A Fire Was In My Head


Rhythm Is Pre-Memory: Reading Yusef Komunyakaa
21 February 2009, 3:42 pm
Filed under: Essay | Tags: , , , , ,

For nearly two months, I have lugged and guzzled a collection of poems within Neon Vernacular, a small anthology of Yusef Komunyakaa’s poetry.  I concentrated on the selections from I Apologize for the Eyes in My Head.

I Apologize reads like a city lives.  The whole, relatively contained mass is cordoned off inside strong borders, and due to a degree of isolation and density, adapts a distinct style.  Still, the distinct chunk retains its own sense of infinity, too, of the ever-presence of undiscovered spaces within an unchanging body.  For those of you literate in Russian novels: it is the claustrophobic definition of Dostoevsky’s Crime and Punishment (1866) married to the expanses of Andrei Bely’s Petersburg (1916).  James Joyce famously captured this urban characteristic in Ulysses (1922), isolating his work in time as well as place, showing the mountains of moments and things (and, more academically and satirically, literary genres) always present and interworking in even narrowly defined spaces.  Keita Takahashi’s video game Katamari Damacy (2004), which invites players to amass a stupendous variety of objects (including animals and people), explores the infinity-within-boundaries theme interestingly, as well, and its setting, too, is the city–eventually spreading to the planet as a mass of buildings and land.  And these few examples certainly do not represent a smidgen of the works on the subject. 

So the tradition apparent in I Apologize (1986) exists within a stable framework of antecedents and heirs.  However, unlike those works, and much more like the evolution of culture within a real city, these poems seem to have dipped into the theme quite by accident.  The variety in the collection stems from the story, not vice versa as implicit commentary.  One strong, multi-faceted narrative emerges, centralized around the figure of the Thorn Merchant.  Explicitly, the Thorn Merchant’s right-hand man, his wife, his mistress, and his son all star in poems auxiliary to that first.  The story tells of double- and triple-lives; crime, violence, and family; desire and love; and the seedy, often dreadful, sometimes sad fallout from the Thorn Merchant’s effort to manage all those aspects of himself.  Komunyakaa pens the tale episodically through time and character.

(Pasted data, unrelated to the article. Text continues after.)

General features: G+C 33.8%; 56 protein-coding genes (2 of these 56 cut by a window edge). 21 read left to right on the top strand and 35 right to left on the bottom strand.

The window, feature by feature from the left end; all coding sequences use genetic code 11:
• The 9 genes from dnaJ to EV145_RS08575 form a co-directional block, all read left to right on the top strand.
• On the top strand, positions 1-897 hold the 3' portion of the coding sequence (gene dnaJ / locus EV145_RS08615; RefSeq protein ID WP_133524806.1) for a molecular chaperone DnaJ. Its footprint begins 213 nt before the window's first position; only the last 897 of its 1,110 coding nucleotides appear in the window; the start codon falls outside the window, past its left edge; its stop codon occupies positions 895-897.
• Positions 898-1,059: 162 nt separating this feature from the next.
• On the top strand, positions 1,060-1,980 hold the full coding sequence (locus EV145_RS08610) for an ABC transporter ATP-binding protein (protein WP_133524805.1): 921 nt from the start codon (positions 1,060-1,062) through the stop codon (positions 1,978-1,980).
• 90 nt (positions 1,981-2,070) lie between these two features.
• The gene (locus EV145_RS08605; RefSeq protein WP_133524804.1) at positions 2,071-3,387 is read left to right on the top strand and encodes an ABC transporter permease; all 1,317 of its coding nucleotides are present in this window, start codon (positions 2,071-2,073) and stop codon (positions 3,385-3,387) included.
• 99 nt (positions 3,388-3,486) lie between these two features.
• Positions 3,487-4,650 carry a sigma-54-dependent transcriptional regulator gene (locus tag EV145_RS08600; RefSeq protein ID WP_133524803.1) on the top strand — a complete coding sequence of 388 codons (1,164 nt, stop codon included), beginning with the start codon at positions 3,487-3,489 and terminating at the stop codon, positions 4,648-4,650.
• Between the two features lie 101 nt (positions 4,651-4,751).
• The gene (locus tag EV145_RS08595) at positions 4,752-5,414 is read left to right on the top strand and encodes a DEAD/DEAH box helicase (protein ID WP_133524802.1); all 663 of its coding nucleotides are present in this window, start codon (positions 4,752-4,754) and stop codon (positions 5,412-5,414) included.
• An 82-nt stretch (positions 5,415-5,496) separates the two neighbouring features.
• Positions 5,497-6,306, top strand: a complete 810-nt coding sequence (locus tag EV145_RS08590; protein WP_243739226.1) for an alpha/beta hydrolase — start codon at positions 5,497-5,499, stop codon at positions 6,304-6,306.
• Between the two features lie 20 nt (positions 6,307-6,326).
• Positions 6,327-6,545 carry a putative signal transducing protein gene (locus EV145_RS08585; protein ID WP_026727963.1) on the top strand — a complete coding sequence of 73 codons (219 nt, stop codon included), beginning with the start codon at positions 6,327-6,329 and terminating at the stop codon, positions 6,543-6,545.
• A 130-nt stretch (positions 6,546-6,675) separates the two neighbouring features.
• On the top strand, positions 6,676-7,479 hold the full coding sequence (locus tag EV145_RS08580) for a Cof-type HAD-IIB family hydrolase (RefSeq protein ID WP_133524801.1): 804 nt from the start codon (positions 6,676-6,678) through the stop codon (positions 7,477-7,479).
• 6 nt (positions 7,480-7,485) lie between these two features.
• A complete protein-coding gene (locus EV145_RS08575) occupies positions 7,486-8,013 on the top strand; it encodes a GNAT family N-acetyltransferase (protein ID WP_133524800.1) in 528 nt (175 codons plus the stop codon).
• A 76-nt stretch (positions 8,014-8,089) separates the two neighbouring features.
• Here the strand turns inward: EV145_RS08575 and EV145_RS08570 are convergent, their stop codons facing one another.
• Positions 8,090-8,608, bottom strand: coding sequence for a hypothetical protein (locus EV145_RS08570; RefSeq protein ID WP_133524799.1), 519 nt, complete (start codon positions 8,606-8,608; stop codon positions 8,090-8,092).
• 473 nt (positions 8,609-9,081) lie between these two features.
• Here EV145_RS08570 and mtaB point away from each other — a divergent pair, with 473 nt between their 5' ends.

But there are others in this work, not explicitly a part of the story, who seem affected by it: is the boy’s late uncle in “Boy Wearing a Dead Man’s Clothes” a casualty of the Thorn Merchant’s violent streak?  Or did he offend the Thorn Merchant’s sense of lust or love?  Evidence later in the poems “When in Rome–Apologia” and “I Apologize” portrays men who have crossed the Thorn Merchant (or some like character) in love and business, respectively.  And women both abandoned and in the act of love ponder an irretrievable feeling.  Komunyakaa leaves much to the imagination, but his sketches, drawn-out and varied, remain suggestive.